This is not the first time Pope Francis has visited an Islamic country: he was in Turkey in 2014, followed by Azerbaijan (2016), Egypt (2017) and Morocco and the United Arab Emirates (2019), where he signed a “document of human brotherhood” together with Islamic leaders. And yet the Pope’s visit to Iraq, which begins Friday, is singular in several respects – and not only because of the precarious security situation and the Corona pandemic, which is anything but under control in Iraq.
The visit is aimed first of all at Christians, and especially at a Christian church that is united with Rome: the Chaldean Catholic Church, headed by the Patriarch of Babylon, Cardinal Louis Raphael I Sako (72). Christianity arrived in the territory of present-day Iraq as early as the 1st century A.D.: It is thus the exact opposite of a Western-imported “crusader” religion that, according to radical Islamists of every stripe – Sunni and Shiite – has no place there.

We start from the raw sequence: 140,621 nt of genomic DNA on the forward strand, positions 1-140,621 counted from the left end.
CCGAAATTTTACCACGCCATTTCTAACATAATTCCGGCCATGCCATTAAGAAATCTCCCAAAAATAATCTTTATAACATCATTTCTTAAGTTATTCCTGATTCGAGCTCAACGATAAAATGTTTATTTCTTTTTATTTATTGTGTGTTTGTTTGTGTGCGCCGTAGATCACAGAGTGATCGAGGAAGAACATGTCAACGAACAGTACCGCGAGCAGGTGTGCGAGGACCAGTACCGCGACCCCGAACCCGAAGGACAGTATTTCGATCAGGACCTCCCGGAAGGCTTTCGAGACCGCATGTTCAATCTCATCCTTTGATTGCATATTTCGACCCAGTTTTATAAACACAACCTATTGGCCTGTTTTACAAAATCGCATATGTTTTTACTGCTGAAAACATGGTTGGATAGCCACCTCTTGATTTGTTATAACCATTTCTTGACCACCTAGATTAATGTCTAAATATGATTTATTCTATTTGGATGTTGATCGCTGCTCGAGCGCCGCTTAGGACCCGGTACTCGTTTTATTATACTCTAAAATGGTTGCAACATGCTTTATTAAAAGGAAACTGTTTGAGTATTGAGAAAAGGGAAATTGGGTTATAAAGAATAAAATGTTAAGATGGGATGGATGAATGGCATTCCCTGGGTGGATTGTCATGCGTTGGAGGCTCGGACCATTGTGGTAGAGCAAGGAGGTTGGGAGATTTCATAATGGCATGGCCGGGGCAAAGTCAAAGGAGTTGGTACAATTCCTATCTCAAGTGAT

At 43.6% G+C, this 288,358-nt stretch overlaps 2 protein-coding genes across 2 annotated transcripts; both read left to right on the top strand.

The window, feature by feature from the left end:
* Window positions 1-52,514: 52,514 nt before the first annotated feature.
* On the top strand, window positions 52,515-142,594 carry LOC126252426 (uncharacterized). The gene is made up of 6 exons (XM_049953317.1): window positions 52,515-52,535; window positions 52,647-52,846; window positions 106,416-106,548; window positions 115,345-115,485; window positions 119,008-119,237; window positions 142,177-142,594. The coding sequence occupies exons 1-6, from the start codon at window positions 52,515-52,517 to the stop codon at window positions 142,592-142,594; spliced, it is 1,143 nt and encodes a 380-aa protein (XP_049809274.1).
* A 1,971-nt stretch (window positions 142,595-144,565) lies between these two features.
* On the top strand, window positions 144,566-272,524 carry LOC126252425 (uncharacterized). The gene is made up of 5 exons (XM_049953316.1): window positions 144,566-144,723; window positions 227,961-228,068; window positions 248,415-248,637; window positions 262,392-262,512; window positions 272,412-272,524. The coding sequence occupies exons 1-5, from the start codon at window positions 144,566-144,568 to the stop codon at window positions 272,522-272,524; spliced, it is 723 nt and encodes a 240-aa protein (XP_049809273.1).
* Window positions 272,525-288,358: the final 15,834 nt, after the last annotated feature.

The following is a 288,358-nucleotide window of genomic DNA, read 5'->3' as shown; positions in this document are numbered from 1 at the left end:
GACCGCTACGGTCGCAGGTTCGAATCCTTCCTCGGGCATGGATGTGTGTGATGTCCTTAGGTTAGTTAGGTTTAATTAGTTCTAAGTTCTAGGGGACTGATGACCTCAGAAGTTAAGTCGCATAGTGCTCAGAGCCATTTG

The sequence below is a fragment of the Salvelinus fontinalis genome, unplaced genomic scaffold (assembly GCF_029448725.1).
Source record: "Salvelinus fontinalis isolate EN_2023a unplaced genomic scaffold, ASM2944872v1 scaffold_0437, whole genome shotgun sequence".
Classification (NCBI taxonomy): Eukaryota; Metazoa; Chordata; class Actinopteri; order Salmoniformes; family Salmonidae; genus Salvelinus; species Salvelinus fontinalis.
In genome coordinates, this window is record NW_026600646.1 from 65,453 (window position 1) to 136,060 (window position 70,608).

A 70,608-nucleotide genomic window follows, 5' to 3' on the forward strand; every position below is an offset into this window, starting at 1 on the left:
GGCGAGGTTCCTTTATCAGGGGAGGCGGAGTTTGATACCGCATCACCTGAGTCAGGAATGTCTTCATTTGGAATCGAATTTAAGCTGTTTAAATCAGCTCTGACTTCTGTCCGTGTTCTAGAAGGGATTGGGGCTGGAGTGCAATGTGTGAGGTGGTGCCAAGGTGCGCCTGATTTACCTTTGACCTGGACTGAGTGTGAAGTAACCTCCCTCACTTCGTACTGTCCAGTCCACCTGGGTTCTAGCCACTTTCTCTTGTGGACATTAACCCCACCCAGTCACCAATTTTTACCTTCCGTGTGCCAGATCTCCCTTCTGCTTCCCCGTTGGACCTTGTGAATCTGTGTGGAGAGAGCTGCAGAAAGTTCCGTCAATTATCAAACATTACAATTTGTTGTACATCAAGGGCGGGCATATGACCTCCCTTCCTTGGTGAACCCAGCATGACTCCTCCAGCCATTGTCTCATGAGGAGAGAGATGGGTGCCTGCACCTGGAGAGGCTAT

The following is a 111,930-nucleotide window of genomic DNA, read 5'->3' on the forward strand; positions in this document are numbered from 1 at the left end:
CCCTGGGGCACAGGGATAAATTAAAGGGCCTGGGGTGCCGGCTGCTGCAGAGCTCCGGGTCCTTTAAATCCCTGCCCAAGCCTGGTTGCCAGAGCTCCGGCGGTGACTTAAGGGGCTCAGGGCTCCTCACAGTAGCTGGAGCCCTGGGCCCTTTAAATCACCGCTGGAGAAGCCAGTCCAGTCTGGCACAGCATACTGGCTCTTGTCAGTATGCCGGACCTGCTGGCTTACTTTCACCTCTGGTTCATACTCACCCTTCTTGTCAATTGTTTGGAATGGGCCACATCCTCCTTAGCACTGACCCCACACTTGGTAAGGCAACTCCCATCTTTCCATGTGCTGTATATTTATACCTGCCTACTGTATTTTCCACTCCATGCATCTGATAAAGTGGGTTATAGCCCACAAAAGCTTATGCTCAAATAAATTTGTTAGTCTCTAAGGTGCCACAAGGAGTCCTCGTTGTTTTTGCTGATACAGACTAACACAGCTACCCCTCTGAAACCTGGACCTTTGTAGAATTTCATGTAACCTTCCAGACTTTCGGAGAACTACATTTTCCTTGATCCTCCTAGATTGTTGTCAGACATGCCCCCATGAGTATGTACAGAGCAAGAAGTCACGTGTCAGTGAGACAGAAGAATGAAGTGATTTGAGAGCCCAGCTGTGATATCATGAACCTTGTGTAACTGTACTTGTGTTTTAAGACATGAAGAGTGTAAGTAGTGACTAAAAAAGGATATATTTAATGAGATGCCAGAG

Number of Christians down
The percentage of Christians in Iraq’s population has steadily declined in recent decades. In the late 1950s, they were a good three percent, even a majority of 60 percent in their ancestral settlement area, the Nineveh Plains. The exodus began with the Iran-Iraq war in 1980, followed by the harsh sanctions years after the Gulf War in 1991.
The big break, however, was the U.S.-led invasion of Iraq in 2003, which toppled the dictatorship of Saddam Hussein, who kept a lid on everything that was happening in the society. Islamist extremism began to make life hell for Christians and other religious minorities. From about 1.5 million Christians in 2003, the number has dropped to less than 300,000 today.
-source: derstandard.at/picture: screenshot – pixabay.com
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